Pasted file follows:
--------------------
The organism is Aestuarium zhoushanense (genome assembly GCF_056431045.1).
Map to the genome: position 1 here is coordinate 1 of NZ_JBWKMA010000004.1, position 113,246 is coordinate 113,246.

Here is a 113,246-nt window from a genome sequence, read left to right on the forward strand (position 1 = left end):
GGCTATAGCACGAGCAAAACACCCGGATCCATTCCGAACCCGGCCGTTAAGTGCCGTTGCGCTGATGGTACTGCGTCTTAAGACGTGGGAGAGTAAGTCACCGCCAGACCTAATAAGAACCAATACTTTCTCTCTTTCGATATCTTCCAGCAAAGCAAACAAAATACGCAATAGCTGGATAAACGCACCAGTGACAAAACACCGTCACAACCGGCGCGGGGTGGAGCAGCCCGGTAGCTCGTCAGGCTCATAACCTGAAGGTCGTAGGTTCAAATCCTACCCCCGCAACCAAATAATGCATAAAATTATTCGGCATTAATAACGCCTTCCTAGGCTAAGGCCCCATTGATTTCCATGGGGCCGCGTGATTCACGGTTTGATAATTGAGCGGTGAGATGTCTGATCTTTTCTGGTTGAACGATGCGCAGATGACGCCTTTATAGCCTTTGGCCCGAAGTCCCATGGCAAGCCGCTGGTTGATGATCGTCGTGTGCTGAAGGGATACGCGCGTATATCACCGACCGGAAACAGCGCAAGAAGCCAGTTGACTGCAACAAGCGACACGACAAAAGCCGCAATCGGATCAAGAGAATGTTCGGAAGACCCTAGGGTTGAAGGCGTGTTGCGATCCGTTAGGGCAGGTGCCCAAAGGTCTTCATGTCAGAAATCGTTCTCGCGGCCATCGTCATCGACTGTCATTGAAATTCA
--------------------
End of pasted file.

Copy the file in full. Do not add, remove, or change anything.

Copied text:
The organism is Aestuarium zhoushanense (genome assembly GCF_056431045.1).
Map to the genome: position 1 here is coordinate 1 of NZ_JBWKMA010000004.1, position 113,246 is coordinate 113,246.

Here is a 113,246-nt window from a genome sequence, read left to right on the forward strand (position 1 = left end):
GGCTATAGCACGAGCAAAACACCCGGATCCATTCCGAACCCGGCCGTTAAGTGCCGTTGCGCTGATGGTACTGCGTCTTAAGACGTGGGAGAGTAAGTCACCGCCAGACCTAATAAGAACCAATACTTTCTCTCTTTCGATATCTTCCAGCAAAGCAAACAAAATACGCAATAGCTGGATAAACGCACCAGTGACAAAACACCGTCACAACCGGCGCGGGGTGGAGCAGCCCGGTAGCTCGTCAGGCTCATAACCTGAAGGTCGTAGGTTCAAATCCTACCCCCGCAACCAAATAATGCATAAAATTATTCGGCATTAATAACGCCTTCCTAGGCTAAGGCCCCATTGATTTCCATGGGGCCGCGTGATTCACGGTTTGATAATTGAGCGGTGAGATGTCTGATCTTTTCTGGTTGAACGATGCGCAGATGACGCCTTTATAGCCTTTGGCCCGAAGTCCCATGGCAAGCCGCTGGTTGATGATCGTCGTGTGCTGAAGGGATACGCGCGTATATCACCGACCGGAAACAGCGCAAGAAGCCAGTTGACTGCAACAAGCGACACGACAAAAGCCGCAATCGGATCAAGAGAATGTTCGGAAGACCCTAGGGTTGAAGGCGTGTTGCGATCCGTTAGGGCAGGTGCCCAAAGGTCTTCATGTCAGAAATCGTTCTCGCGGCCATCGTCATCGACTGTCATTGAAATTCA